Visualisation of the Internet by The Opte Project.

Visualisation of the Internet by The Opte Project.

The benefits of telemedicine are multiple and increase as the application of telecommunications technologies in the medical environment increases. The phenomenon, moreover, is not restricted to one socio-economic group: this is to say that telemedicine can be seen to be deployed in both first and third world countries for the treatment of chronic conditions as well as the diagnosing of previously untreated ailments.

“Tele” is of Greek origin, and means, in more-or-less literal translation, “remote” or “from a distance”. The first advantage to both medical practitioners and to patients is that the obstacle imposed by having to travel sometimes considerable distances is removed. In third world countries, where large portions of the population live in rural areas and where the number of medical professionals per capita is low, this means that many who previously had no access to a practitioner now do.

In Southern Africa (and I’m here referring to South Africa, Namibia and Botswana specifically) there are vast tracts of desert region with communities who live in virtual isolation from the rest of the world. Economic conditions often prevent doctors from setting up practices in these small villages/towns, especially when their services are also needed in urban areas. Information Communication Technologies (ICTs) have allowed these communities to access trained professionals for the purposes of examination and the monitoring of pre-diagnosed, chronic conditions. High quality video streaming gives a doctor a first person view of the patient and allows him/her to ask the patient relevant questions. Medical monitoring technology can simultaneously transfer other data to the treating doctor: this data might include, but is not restricted to, heart rate, blood sugar levels, haemoglobin levels, cholesterol, and etc.

The combination of these technologies means that the medical professional is afforded a highly accurate image of what a particular patient’s condition/state of health might be. As the prohibitive factors involved with travelling are removed, the doctor is able to review multiple cases remotely, thereby expanding the beneficial reach of medical science. The corollary advantage associated with the traversing of prohibitive distances is that the cost of patient care (the accumulative total incurred in expenses) is reduced. For low income earners, this could mean the difference between life and death, or, for chronic disease suffers, the difference between a decent quality of life and unbearable conditions.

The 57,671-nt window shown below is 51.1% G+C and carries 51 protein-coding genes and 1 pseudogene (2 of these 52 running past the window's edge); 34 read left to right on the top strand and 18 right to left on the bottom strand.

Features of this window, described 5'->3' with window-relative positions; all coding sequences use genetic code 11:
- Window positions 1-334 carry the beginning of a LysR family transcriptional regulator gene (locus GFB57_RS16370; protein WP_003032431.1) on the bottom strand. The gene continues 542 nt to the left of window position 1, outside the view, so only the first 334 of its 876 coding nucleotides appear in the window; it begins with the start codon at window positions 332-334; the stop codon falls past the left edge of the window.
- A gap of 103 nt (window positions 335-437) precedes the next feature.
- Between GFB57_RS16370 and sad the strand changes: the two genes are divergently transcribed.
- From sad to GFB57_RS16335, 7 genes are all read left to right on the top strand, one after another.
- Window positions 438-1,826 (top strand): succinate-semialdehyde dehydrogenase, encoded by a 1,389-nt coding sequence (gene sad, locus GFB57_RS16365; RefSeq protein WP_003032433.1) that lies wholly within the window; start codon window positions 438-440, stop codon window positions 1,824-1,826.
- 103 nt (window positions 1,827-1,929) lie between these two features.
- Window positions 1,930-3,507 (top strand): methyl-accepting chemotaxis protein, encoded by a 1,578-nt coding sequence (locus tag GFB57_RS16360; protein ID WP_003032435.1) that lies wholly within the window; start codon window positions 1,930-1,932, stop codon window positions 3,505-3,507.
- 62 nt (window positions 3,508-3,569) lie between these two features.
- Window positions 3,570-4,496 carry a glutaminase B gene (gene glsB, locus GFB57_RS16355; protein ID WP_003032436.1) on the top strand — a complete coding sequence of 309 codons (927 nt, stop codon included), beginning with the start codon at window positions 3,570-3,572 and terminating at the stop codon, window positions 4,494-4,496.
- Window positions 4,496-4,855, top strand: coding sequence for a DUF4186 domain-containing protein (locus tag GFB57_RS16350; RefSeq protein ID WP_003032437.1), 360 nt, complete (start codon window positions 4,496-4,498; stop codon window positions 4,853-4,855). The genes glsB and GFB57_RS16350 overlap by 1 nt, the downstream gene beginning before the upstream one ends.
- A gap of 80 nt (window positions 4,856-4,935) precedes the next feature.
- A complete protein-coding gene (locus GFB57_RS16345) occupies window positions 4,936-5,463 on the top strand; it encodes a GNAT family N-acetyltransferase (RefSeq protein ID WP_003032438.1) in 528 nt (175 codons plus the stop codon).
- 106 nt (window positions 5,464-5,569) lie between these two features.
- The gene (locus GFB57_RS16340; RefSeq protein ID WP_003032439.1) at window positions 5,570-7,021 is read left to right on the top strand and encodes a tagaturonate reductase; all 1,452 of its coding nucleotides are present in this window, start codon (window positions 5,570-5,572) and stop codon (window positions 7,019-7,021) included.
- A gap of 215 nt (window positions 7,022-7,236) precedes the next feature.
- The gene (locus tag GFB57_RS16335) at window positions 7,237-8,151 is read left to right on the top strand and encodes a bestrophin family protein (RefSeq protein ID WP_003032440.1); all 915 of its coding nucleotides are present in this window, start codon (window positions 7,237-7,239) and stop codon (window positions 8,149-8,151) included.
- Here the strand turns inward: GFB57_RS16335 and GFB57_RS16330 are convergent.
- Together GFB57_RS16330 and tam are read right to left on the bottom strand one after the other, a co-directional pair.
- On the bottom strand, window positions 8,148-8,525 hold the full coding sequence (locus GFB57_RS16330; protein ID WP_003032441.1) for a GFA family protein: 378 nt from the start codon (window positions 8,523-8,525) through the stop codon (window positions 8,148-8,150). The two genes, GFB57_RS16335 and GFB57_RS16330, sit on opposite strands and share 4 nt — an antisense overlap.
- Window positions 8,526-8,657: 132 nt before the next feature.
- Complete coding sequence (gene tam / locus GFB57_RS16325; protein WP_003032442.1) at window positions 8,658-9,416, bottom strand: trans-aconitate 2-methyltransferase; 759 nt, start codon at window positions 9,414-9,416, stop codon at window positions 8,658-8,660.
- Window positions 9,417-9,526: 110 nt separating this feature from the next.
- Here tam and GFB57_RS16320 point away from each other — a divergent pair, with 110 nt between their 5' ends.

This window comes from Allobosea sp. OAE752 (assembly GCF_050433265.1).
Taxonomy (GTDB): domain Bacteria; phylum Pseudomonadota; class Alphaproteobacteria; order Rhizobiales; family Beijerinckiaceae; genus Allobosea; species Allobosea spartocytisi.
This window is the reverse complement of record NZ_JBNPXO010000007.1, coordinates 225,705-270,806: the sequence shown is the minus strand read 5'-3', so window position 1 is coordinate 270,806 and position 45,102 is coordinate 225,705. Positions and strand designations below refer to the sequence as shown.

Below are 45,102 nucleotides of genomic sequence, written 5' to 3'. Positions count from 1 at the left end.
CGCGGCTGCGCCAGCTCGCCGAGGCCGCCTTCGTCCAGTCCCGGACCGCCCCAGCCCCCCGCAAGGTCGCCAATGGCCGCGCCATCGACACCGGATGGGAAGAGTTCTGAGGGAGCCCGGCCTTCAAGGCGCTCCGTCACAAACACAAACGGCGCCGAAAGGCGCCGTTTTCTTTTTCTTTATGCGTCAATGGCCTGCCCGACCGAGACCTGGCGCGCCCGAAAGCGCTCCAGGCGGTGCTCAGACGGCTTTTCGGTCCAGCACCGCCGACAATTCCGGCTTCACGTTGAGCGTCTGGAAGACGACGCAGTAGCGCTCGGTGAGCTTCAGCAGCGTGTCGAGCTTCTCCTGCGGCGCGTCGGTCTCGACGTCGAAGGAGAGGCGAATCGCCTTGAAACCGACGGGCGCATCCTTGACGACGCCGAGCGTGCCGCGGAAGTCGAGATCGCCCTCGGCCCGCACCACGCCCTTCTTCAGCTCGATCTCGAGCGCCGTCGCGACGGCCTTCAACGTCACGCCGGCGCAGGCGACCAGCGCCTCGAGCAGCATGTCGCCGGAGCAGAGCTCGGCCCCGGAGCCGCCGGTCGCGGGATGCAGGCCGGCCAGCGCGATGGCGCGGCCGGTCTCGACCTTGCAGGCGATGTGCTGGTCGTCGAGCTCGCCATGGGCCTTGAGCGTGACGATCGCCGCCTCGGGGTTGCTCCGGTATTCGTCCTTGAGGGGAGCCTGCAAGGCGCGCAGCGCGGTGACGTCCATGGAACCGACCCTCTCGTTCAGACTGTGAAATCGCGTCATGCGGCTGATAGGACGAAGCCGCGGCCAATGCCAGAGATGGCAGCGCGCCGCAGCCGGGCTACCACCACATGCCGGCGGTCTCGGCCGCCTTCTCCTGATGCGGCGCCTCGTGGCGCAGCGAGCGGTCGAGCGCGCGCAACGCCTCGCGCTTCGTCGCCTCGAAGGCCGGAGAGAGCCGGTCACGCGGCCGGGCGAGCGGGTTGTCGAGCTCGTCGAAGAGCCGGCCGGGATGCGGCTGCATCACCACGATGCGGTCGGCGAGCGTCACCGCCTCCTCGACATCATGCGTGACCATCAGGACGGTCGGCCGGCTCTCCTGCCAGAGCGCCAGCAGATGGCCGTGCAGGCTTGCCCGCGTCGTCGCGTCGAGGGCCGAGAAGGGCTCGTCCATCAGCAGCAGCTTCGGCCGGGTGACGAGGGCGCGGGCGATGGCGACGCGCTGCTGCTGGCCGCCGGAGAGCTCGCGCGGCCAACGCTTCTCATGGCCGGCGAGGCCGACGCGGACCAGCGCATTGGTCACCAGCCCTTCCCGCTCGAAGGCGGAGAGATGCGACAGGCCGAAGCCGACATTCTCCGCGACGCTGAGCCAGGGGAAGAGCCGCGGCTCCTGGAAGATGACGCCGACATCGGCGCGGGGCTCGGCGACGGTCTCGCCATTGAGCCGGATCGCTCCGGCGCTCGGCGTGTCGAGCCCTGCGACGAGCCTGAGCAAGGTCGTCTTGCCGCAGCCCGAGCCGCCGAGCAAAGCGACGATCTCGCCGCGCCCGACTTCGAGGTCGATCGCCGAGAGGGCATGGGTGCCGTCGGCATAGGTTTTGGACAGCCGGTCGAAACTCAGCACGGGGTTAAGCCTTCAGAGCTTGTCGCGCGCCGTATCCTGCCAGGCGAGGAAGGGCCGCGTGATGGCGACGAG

This is no mean achievement, and as the practises of telemedicine gain a better foothold in developing countries, the technologies involved will get better and be tailored, much like specialised sports clothing, for their specific purpose.

In first world countries where distance is not as great an obstacle as it is for many rural communities, time and cost can nonetheless be reduced through telemedicine practices. Remote monitoring (mentioned elsewhere on this site) can monitor critical bio signals associated with chronic conditions. Heart rate, blood sugar, blood pressure, etc., readings can be sent to a professional for interpretation without a patient actually having to make a face to face appointment for these readings to be taken. The doctor’s time, as well as the patient’s, is saved and can be put to use in seeing more individuals who need treatment. Reliable monitoring also means that hospital stays can be shortened as patients can be checked up on through accessing the devices reading vital statistics. Medical authorities can also be immediately alerted should something go wrong.

The reduction of treatment costs directly translates into a greater access to medical facilities for a greater number of people. Telemedicine might not revolutionise the medical environment, but it might well revolutionise the numbers of people who have access to quality professionals as well as the costs involved with professional diagnosis and on-going treatment.